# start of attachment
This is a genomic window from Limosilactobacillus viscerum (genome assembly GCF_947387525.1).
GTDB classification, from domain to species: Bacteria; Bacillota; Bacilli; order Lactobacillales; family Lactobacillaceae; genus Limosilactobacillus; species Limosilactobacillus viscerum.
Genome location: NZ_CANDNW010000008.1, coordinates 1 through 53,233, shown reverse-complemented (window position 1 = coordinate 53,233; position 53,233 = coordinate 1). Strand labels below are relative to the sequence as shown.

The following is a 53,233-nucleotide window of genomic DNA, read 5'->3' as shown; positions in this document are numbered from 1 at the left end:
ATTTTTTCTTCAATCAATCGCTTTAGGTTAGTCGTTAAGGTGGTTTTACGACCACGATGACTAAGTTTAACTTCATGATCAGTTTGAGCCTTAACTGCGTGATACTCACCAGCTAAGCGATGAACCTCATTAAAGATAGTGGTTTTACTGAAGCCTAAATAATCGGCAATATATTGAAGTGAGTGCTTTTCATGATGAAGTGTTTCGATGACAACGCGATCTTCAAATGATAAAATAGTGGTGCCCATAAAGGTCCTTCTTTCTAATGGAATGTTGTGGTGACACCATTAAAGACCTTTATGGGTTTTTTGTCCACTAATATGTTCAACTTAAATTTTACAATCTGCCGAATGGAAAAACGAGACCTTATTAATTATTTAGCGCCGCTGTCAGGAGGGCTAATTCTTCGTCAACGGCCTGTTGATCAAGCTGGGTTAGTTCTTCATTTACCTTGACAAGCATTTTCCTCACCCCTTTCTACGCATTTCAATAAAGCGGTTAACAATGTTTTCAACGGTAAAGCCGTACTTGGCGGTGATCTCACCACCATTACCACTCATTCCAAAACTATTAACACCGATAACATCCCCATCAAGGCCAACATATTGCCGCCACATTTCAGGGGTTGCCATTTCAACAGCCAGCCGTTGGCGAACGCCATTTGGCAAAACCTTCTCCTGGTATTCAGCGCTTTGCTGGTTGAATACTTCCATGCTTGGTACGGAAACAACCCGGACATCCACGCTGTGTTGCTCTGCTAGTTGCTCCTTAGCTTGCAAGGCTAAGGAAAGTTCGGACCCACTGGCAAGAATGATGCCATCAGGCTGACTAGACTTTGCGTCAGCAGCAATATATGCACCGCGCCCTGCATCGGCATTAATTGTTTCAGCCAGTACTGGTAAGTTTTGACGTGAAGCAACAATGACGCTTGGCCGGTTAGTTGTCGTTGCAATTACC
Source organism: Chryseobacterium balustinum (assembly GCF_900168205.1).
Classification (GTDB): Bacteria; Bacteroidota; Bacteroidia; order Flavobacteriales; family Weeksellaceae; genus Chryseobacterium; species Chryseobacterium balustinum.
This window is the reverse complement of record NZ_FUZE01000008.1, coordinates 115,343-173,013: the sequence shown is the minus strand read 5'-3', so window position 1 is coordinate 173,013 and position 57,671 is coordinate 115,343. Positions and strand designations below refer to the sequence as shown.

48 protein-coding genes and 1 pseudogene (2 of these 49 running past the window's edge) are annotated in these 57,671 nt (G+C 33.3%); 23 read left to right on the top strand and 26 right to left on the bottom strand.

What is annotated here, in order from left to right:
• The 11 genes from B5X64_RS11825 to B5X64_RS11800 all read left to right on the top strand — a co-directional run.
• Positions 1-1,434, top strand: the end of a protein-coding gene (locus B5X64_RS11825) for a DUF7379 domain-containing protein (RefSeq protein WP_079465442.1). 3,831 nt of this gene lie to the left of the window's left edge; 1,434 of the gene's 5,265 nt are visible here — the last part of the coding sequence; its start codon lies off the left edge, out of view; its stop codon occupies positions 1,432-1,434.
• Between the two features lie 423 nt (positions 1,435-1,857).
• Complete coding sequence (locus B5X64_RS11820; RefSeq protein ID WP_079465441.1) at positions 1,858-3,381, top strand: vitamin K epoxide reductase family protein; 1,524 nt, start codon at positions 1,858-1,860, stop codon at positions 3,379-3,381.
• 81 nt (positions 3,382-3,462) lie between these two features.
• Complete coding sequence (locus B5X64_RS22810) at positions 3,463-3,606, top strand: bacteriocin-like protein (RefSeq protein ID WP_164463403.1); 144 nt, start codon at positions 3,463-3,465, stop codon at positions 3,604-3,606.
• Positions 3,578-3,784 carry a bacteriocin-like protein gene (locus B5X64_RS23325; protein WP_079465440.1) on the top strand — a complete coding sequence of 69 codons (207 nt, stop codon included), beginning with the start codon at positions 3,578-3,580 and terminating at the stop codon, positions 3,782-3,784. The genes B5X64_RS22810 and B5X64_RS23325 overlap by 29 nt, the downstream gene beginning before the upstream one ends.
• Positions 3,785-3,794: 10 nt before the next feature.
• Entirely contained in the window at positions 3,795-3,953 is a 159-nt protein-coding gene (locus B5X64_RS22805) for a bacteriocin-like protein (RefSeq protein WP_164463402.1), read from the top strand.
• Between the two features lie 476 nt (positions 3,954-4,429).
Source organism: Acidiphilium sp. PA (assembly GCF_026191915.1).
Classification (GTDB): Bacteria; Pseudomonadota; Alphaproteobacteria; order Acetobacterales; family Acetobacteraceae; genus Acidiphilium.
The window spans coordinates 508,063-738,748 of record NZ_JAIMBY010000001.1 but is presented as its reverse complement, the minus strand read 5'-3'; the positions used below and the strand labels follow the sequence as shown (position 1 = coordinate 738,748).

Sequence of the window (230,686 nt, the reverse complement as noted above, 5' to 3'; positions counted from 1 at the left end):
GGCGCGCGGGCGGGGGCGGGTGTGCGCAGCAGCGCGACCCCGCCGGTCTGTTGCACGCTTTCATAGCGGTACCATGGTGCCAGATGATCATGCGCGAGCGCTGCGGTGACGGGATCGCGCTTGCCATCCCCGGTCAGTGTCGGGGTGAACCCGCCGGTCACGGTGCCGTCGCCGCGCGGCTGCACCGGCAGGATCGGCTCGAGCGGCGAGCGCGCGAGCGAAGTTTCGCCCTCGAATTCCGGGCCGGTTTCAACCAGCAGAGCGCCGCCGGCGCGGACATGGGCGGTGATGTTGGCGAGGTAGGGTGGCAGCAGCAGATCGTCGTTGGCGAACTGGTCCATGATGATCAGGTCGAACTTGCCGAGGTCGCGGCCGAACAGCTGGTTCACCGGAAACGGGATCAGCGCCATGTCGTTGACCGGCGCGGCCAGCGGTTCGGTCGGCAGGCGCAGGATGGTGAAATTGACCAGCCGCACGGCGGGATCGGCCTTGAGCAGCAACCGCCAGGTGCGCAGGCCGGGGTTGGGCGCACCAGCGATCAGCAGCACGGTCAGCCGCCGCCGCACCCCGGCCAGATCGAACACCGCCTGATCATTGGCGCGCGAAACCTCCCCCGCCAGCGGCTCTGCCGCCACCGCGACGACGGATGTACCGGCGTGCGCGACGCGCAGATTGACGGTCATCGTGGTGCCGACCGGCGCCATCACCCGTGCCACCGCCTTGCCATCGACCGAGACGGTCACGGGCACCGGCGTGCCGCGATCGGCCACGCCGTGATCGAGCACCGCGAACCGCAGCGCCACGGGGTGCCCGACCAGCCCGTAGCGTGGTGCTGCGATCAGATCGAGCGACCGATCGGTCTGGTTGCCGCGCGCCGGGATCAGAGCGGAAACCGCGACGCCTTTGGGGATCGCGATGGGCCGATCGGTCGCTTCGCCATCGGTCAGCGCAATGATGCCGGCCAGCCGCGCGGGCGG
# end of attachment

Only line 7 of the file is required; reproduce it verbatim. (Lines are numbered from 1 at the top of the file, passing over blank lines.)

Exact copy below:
Classification (GTDB): Bacteria; Bacteroidota; Bacteroidia; order Flavobacteriales; family Weeksellaceae; genus Chryseobacterium; species Chryseobacterium balustinum.